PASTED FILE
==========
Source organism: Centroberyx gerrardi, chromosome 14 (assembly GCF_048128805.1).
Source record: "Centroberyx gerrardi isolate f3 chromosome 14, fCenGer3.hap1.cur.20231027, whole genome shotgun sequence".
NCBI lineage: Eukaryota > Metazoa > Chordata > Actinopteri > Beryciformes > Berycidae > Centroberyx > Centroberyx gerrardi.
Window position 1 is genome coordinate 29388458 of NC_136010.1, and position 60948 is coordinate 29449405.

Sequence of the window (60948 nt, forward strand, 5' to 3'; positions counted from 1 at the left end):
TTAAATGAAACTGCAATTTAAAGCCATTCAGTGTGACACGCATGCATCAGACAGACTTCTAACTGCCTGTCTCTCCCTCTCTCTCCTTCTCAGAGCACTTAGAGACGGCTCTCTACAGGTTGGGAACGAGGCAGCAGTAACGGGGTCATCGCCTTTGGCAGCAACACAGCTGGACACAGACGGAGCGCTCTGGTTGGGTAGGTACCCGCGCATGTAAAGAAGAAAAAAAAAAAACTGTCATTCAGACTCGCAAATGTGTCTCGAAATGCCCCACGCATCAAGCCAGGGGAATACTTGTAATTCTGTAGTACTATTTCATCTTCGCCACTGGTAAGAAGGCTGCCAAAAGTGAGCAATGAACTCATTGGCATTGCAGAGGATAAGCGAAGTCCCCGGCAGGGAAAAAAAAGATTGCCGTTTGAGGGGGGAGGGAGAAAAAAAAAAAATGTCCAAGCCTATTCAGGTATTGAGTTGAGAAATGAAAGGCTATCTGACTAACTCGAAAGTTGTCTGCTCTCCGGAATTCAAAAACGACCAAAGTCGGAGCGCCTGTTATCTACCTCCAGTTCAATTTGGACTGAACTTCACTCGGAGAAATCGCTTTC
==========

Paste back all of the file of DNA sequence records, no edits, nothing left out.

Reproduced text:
Source organism: Centroberyx gerrardi, chromosome 14 (assembly GCF_048128805.1).
Source record: "Centroberyx gerrardi isolate f3 chromosome 14, fCenGer3.hap1.cur.20231027, whole genome shotgun sequence".
NCBI lineage: Eukaryota > Metazoa > Chordata > Actinopteri > Beryciformes > Berycidae > Centroberyx > Centroberyx gerrardi.
Window position 1 is genome coordinate 29388458 of NC_136010.1, and position 60948 is coordinate 29449405.

Sequence of the window (60948 nt, forward strand, 5' to 3'; positions counted from 1 at the left end):
TTAAATGAAACTGCAATTTAAAGCCATTCAGTGTGACACGCATGCATCAGACAGACTTCTAACTGCCTGTCTCTCCCTCTCTCTCCTTCTCAGAGCACTTAGAGACGGCTCTCTACAGGTTGGGAACGAGGCAGCAGTAACGGGGTCATCGCCTTTGGCAGCAACACAGCTGGACACAGACGGAGCGCTCTGGTTGGGTAGGTACCCGCGCATGTAAAGAAGAAAAAAAAAAAACTGTCATTCAGACTCGCAAATGTGTCTCGAAATGCCCCACGCATCAAGCCAGGGGAATACTTGTAATTCTGTAGTACTATTTCATCTTCGCCACTGGTAAGAAGGCTGCCAAAAGTGAGCAATGAACTCATTGGCATTGCAGAGGATAAGCGAAGTCCCCGGCAGGGAAAAAAAAGATTGCCGTTTGAGGGGGGAGGGAGAAAAAAAAAAAATGTCCAAGCCTATTCAGGTATTGAGTTGAGAAATGAAAGGCTATCTGACTAACTCGAAAGTTGTCTGCTCTCCGGAATTCAAAAACGACCAAAGTCGGAGCGCCTGTTATCTACCTCCAGTTCAATTTGGACTGAACTTCACTCGGAGAAATCGCTTTC